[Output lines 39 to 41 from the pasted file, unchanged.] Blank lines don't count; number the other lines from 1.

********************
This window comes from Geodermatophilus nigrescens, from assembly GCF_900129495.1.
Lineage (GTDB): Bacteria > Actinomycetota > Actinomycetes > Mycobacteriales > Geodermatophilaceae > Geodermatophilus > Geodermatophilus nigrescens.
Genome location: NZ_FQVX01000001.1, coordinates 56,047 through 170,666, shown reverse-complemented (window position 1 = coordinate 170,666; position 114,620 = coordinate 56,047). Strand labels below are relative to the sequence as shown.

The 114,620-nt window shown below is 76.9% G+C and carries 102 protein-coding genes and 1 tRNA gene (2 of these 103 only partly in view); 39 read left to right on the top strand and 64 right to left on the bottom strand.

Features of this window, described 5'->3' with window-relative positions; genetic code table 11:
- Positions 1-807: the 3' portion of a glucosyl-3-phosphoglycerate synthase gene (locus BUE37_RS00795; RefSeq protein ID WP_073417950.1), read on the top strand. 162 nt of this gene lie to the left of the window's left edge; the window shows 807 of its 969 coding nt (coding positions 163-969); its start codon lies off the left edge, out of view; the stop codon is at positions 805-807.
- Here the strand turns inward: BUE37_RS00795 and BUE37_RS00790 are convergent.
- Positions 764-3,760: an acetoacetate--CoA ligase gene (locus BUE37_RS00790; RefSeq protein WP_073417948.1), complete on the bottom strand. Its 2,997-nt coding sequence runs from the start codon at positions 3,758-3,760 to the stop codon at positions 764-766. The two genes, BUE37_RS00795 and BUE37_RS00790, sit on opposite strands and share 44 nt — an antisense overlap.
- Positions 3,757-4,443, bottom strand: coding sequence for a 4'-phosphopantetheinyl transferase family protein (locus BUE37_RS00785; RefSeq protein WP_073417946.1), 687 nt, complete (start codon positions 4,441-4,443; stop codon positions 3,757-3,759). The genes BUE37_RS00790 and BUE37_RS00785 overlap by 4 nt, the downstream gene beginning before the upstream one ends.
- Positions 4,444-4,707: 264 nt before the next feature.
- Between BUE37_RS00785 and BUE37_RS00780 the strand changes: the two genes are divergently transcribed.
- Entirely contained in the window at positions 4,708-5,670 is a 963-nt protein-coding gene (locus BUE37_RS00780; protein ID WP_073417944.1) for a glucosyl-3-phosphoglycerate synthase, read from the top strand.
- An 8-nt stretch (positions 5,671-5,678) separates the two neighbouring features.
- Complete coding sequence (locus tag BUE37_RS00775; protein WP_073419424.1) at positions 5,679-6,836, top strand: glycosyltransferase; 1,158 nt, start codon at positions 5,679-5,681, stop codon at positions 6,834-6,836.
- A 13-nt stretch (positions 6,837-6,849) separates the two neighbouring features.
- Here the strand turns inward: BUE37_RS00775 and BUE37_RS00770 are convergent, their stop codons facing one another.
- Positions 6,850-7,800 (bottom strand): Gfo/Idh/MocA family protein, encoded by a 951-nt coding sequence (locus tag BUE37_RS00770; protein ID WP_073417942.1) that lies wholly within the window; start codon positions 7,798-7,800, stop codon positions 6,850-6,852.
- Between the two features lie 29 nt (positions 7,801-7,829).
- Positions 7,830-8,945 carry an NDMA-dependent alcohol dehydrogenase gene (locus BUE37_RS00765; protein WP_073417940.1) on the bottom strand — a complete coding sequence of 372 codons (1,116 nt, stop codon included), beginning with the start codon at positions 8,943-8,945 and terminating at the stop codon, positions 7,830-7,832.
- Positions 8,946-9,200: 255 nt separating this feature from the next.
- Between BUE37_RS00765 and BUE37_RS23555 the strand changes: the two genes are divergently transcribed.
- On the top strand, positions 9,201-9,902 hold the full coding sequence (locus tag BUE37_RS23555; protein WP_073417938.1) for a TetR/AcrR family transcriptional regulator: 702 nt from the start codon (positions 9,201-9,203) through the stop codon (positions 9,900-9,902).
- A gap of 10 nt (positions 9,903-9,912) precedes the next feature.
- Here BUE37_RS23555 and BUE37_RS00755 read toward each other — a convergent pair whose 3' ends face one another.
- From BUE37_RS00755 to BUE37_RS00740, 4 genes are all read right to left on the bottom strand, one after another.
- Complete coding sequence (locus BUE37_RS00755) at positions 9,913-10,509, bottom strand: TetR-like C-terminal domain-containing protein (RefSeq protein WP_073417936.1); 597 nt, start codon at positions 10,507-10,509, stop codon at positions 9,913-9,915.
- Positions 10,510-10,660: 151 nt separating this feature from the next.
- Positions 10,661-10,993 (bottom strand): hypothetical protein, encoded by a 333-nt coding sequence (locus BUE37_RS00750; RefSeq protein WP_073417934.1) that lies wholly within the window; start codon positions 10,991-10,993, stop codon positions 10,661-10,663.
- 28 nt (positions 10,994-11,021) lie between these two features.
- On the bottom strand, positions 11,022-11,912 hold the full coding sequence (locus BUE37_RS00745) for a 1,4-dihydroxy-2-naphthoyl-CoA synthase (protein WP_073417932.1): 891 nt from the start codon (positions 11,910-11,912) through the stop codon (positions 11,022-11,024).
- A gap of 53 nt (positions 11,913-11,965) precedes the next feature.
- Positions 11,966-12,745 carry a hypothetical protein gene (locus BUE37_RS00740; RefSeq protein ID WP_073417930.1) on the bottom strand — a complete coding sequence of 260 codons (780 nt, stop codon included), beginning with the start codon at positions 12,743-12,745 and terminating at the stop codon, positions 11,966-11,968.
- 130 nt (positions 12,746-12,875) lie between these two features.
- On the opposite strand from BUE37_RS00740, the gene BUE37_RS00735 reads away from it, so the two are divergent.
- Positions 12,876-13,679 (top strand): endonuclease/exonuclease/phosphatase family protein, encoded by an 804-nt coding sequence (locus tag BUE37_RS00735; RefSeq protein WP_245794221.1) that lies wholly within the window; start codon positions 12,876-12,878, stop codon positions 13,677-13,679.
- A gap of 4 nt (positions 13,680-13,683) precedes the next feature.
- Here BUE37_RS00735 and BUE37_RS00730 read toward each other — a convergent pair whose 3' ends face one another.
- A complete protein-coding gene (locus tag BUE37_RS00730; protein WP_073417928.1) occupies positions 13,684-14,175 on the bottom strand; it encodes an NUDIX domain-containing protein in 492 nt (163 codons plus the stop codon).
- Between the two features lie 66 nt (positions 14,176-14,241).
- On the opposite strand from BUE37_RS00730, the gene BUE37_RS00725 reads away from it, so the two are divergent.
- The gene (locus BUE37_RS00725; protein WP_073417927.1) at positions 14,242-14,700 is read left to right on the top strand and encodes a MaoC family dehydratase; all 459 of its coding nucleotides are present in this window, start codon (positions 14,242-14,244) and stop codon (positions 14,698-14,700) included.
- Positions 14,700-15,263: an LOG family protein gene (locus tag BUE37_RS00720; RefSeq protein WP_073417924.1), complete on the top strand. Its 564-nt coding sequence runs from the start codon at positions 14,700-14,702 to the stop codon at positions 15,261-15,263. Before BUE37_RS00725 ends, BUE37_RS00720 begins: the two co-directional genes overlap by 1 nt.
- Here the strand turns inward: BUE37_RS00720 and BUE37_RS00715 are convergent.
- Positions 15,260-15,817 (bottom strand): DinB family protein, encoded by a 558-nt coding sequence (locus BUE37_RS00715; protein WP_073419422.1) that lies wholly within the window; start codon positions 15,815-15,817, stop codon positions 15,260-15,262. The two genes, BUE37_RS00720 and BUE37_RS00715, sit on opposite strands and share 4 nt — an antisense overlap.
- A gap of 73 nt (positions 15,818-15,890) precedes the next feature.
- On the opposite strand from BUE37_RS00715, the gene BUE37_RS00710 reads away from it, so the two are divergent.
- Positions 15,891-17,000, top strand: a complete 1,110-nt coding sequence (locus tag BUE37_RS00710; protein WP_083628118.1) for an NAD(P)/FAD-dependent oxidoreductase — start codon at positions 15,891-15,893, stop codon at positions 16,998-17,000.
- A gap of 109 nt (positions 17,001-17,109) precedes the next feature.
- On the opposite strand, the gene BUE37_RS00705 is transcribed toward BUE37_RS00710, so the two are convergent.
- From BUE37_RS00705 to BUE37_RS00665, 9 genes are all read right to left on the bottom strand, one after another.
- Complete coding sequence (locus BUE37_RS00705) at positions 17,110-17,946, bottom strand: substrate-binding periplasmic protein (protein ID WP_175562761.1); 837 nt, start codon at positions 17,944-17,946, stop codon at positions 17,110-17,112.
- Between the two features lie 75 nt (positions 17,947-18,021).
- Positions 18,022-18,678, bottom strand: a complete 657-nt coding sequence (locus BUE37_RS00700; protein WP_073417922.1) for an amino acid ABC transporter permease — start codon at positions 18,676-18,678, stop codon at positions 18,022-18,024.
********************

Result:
- Between the two features lie 66 nt (positions 14,176-14,241).
- On the opposite strand from BUE37_RS00730, the gene BUE37_RS00725 reads away from it, so the two are divergent.
- The gene (locus BUE37_RS00725; protein WP_073417927.1) at positions 14,242-14,700 is read left to right on the top strand and encodes a MaoC family dehydratase; all 459 of its coding nucleotides are present in this window, start codon (positions 14,242-14,244) and stop codon (positions 14,698-14,700) included.